Amila Bosnae interviews Boban Stojanović, one of the organizers of the “accidental” gay pride parade in Belgrade – which went without incidents: “There were just over 50 of us. You see, this wasn’t a real Pride, but a small street action. We’re happy with it because as activists, we always remember the words of Margaret Mead, who said: ‘Never doubt that a small group of thoughtful, committed citizens can change the world. Indeed, it is the only thing that ever has.'”
Marko Attila Hoare of Greater Surbiton comments on the ICTY’s decision to acquit Radovan Karadzic of one count of genocide in Bosnia, noting that “[t]he contradiction between the Trial Chamber’s rulings over Milosevic in 2004 and Karadzic in 2012 indicates that it is not operating on the basis of consistent legal principles, and suggests a change of policy.”
Growth in social media activities has slowed down, indicates the research of Wave6 [sr; en], which surveyed active Internet users in 62 countries: Macedonia and Croatia are more involved in the social media than Serbia, where watching video clips is the most popular activity (91%). For the first time, there is a decrease in blogging, though social networking activities still prevail.
Center for Internet Development in Serbia reports [sr] that Serbs use the Internet mostly for current news (63%) and educational purposes. The research was conducted in April 2012, with a sample of 1,239 respondents: 80% of them considered communication and info-exchange with government institutions via Internet very relevant, while 68% considered it equally important to access meaningful info to monitor public officials work. More info on Digital Agenda Serbia.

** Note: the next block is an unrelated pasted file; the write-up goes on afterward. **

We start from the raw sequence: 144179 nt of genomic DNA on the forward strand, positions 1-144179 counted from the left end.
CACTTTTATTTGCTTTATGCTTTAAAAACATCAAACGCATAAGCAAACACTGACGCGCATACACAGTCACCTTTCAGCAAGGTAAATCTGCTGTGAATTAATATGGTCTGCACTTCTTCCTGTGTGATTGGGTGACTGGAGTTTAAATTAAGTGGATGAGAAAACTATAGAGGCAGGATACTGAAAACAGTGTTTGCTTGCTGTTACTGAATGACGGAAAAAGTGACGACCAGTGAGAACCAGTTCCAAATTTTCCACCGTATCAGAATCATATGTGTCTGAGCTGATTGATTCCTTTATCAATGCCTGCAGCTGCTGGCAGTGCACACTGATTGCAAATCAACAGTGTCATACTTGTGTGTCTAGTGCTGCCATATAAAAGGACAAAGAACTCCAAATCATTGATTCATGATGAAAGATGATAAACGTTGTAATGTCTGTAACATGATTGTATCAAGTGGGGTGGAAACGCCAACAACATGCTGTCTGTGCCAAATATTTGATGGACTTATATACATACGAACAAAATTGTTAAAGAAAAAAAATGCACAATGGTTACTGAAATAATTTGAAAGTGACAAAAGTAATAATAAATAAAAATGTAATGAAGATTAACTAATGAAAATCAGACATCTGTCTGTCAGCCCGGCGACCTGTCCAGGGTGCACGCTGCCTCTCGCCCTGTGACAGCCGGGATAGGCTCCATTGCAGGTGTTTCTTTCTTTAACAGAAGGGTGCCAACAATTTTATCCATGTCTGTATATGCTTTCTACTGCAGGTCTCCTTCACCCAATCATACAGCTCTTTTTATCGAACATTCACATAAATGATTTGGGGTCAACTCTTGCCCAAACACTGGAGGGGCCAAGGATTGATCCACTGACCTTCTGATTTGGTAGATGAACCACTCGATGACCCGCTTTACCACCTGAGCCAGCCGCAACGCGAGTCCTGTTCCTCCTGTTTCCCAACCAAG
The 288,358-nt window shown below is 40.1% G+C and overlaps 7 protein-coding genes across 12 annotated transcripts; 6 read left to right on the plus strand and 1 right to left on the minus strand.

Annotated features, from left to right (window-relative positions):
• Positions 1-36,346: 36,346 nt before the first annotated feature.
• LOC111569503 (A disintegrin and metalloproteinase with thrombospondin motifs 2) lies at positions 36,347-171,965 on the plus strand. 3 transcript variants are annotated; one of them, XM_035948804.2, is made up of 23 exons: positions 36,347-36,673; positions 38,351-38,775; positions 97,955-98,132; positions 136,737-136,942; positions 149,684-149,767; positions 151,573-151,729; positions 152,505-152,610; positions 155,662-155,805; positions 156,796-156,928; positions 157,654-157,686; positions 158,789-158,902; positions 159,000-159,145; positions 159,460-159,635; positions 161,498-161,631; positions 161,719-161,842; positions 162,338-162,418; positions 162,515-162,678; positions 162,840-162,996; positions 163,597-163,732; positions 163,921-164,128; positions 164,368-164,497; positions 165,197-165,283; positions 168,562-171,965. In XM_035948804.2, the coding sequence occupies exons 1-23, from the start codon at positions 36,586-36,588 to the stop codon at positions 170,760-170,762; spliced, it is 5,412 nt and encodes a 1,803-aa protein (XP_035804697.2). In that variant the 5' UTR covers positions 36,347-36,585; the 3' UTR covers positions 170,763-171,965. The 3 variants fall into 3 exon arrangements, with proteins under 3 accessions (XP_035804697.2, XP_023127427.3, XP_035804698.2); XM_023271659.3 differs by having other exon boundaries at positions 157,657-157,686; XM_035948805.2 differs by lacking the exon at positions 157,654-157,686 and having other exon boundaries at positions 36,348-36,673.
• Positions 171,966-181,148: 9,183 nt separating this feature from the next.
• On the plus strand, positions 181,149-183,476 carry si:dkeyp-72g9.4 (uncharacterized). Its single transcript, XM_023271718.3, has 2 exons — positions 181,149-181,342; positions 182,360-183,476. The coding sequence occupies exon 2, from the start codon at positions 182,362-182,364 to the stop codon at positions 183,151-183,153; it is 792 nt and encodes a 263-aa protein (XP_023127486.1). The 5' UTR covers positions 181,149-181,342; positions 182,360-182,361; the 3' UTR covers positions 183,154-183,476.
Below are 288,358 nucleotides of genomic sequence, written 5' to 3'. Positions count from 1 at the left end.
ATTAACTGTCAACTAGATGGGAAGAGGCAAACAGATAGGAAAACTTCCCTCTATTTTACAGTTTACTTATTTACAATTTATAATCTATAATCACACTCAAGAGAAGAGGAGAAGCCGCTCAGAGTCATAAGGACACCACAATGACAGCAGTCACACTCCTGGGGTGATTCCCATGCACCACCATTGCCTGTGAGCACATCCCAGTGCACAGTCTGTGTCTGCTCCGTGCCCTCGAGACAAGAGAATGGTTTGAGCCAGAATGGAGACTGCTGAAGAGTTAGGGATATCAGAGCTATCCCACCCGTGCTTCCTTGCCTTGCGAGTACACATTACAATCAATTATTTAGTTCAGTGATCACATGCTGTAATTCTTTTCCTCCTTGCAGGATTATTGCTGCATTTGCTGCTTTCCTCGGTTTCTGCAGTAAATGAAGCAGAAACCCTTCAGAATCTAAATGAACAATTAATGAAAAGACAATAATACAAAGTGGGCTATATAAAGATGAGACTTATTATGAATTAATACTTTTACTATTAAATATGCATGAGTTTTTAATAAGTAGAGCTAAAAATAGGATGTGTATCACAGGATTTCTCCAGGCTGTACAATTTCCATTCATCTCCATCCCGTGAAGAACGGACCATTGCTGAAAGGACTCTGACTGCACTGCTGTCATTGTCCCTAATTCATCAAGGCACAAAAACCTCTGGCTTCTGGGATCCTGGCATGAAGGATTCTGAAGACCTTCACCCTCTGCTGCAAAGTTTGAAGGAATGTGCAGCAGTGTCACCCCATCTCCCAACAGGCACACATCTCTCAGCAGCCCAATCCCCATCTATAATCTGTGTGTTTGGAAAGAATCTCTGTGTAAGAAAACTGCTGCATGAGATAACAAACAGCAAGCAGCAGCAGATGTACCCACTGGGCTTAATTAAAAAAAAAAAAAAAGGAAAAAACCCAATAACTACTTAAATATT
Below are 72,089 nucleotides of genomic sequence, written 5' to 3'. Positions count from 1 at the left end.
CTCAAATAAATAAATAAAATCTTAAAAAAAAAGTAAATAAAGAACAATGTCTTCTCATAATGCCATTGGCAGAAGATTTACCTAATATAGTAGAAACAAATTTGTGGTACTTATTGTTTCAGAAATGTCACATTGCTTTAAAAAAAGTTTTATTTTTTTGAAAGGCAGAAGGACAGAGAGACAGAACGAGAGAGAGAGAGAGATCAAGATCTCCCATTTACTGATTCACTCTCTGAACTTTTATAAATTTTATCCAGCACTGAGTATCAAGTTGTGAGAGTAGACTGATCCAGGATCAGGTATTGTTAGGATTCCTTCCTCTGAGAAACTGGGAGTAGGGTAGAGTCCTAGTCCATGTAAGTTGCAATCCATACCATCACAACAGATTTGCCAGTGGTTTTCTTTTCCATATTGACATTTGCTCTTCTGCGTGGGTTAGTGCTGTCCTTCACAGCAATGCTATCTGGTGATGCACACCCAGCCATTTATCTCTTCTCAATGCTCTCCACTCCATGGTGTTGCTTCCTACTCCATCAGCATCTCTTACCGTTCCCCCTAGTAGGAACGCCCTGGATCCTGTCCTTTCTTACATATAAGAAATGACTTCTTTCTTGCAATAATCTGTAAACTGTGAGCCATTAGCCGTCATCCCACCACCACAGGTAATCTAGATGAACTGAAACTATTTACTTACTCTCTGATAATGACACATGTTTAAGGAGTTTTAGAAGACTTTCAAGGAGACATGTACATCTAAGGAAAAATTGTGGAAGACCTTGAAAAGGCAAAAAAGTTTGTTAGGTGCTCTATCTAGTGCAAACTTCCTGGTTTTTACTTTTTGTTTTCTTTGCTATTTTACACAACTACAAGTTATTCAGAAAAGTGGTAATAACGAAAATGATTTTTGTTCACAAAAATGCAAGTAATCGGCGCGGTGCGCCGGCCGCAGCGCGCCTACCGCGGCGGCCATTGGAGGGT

Eric Gordy of East Ethnia sums up the results of the first round of the elections in Serbia and predicts what is to come after the May 20 runoff: “Assuming that Tadić defeats Nikolić by his usual narrow margin in two weeks, a government that looks a lot like the previous one, only less stable and more corrupt, and lots of signs that there is a good number of angry people in a system that remains pretty lopsided and pretty dysfunctional. No signs that things will get much better, but happily no signs that they will get a whole lot worse.”
The High Court in Belgrade has recently brought its first conviction for online hate speech, sentencing Simo Vladičić to three months in prison and two years of probation for threatening members of the LGBT community via the Facebook group 500.000 Srba protiv gej parade/500,000 Serbs against gay parade in September 2011, when the gay pride parade in Belgrade was canceled due to security reasons. In a similar case, the European Court of Human Rights has recently ruled that hate speech against members of the LGBT community cannot be justified by the right to freedom of speech.
Spotted by Locals: Experience cities like a local features a few dozen locations, including CEE cities of Belgrade, Bucharest, Budapest, Krakow, Ljubljana, Prague, Riga, Sofia, Tallinn, Vilnius, Warsaw, and Zagreb. A random sample post from Zagreb, Croatia: Hrelić Flea Market – The Aleph of Zagreb; from Bucharest, Romania: The Haunted House – Armenian Neighbourhood; from Sofia, Bulgaria: Nissim – A True Old-School Bookstore.